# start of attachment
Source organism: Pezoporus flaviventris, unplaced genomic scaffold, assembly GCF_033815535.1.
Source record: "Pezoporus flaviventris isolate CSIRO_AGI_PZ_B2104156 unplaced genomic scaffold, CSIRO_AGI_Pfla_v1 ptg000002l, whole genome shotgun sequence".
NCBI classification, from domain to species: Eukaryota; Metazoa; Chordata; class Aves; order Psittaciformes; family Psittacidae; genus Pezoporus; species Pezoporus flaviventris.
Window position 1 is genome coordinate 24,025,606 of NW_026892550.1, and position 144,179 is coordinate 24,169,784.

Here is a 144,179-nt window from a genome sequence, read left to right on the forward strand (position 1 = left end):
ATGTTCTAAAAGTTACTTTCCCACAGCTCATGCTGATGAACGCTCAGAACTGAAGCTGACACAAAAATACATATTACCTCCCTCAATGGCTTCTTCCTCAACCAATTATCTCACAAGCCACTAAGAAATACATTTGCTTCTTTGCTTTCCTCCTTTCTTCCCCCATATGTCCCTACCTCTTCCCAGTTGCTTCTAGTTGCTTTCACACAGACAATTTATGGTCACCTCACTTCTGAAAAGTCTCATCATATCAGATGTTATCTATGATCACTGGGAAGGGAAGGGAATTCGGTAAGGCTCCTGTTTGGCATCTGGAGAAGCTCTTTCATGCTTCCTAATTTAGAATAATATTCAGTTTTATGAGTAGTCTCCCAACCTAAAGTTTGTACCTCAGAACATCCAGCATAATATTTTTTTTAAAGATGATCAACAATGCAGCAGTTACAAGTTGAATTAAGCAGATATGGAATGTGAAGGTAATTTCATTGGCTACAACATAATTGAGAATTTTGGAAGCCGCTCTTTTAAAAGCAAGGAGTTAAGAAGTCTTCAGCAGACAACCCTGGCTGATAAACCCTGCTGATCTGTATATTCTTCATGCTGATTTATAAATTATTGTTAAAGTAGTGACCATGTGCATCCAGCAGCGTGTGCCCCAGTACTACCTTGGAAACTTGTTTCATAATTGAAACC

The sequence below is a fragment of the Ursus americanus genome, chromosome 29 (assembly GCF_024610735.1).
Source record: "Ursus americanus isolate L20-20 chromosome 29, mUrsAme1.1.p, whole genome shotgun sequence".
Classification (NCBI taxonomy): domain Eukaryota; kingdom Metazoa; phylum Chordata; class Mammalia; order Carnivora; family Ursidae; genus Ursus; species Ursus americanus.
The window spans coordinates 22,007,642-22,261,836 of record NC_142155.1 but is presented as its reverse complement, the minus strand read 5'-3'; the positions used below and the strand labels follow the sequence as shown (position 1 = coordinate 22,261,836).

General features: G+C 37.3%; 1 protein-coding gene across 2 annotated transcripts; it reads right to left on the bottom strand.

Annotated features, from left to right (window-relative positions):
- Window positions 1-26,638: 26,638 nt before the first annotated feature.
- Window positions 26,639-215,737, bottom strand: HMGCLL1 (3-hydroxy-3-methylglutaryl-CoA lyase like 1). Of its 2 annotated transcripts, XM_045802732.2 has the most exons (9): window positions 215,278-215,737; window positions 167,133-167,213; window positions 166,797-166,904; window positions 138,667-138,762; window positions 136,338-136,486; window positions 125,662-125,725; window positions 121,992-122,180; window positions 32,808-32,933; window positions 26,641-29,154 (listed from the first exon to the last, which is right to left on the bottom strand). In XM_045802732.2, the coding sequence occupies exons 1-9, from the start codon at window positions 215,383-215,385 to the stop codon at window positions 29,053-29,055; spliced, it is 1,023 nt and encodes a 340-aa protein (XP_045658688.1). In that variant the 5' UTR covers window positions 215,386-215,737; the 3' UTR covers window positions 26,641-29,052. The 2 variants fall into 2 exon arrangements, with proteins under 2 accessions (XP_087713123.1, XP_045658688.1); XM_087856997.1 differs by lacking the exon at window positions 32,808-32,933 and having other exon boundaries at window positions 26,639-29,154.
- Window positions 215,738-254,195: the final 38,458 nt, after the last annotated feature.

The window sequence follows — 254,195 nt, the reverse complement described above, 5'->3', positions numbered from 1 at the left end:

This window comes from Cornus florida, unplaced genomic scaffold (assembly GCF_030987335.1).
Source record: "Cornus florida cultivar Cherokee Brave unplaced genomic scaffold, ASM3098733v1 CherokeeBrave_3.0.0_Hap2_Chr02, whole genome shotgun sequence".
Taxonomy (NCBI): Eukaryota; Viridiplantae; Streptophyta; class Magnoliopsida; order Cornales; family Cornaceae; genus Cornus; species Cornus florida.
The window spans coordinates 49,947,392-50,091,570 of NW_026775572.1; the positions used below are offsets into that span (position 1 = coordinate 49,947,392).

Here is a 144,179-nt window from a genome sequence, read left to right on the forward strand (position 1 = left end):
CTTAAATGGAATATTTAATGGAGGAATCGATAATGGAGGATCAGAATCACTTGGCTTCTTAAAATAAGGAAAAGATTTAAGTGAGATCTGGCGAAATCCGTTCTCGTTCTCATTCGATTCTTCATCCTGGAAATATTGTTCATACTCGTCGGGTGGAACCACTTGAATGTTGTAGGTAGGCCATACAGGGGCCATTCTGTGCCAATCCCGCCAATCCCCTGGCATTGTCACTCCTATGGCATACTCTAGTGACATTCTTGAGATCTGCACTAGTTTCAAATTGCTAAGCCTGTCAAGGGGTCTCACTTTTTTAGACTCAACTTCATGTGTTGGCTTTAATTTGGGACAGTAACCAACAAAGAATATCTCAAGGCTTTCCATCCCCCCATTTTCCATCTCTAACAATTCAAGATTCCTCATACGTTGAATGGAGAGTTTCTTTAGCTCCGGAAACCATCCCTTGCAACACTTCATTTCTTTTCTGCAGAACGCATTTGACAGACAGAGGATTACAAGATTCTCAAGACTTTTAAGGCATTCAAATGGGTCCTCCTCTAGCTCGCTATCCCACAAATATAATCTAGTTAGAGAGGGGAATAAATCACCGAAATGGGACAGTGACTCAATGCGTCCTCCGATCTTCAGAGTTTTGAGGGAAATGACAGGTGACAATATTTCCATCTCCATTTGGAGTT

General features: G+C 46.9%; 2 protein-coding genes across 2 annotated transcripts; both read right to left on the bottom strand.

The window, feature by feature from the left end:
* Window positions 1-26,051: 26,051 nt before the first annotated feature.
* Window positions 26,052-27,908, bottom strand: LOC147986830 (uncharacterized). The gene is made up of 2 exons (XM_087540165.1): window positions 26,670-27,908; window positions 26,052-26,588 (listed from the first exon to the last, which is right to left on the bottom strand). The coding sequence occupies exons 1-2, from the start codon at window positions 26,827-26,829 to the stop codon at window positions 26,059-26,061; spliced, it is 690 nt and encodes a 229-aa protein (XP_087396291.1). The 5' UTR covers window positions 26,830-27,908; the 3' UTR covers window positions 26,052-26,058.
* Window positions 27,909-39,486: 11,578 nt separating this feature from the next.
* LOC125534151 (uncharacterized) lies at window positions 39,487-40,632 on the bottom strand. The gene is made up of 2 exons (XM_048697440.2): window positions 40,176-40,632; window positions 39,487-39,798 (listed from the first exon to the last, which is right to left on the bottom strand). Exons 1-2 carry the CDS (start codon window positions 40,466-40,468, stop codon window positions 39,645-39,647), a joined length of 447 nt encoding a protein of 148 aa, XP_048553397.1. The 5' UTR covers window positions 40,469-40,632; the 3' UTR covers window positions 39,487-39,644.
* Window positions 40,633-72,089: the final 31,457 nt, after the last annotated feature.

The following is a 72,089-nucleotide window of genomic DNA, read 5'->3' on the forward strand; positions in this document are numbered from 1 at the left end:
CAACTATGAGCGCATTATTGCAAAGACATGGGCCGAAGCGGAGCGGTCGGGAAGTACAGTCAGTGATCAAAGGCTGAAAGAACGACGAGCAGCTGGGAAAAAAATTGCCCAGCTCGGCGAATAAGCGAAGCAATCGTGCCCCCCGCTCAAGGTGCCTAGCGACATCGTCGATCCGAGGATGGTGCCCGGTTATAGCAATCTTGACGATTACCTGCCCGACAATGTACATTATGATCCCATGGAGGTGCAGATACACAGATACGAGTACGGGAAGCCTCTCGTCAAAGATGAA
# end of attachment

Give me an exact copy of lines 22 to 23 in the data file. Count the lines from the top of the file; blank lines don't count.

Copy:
CTTAAATGGAATATTTAATGGAGGAATCGATAATGGAGGATCAGAATCACTTGGCTTCTTAAAATAAGGAAAAGATTTAAGTGAGATCTGGCGAAATCCGTTCTCGTTCTCATTCGATTCTTCATCCTGGAAATATTGTTCATACTCGTCGGGTGGAACCACTTGAATGTTGTAGGTAGGCCATACAGGGGCCATTCTGTGCCAATCCCGCCAATCCCCTGGCATTGTCACTCCTATGGCATACTCTAGTGACATTCTTGAGATCTGCACTAGTTTCAAATTGCTAAGCCTGTCAAGGGGTCTCACTTTTTTAGACTCAACTTCATGTGTTGGCTTTAATTTGGGACAGTAACCAACAAAGAATATCTCAAGGCTTTCCATCCCCCCATTTTCCATCTCTAACAATTCAAGATTCCTCATACGTTGAATGGAGAGTTTCTTTAGCTCCGGAAACCATCCCTTGCAACACTTCATTTCTTTTCTGCAGAACGCATTTGACAGACAGAGGATTACAAGATTCTCAAGACTTTTAAGGCATTCAAATGGGTCCTCCTCTAGCTCGCTATCCCACAAATATAATCTAGTTAGAGAGGGGAATAAATCACCGAAATGGGACAGTGACTCAATGCGTCCTCCGATCTTCAGAGTTTTGAGGGAAATGACAGGTGACAATATTTCCATCTCCATTTGGAGTT

General features: G+C 46.9%; 2 protein-coding genes across 2 annotated transcripts; both read right to left on the bottom strand.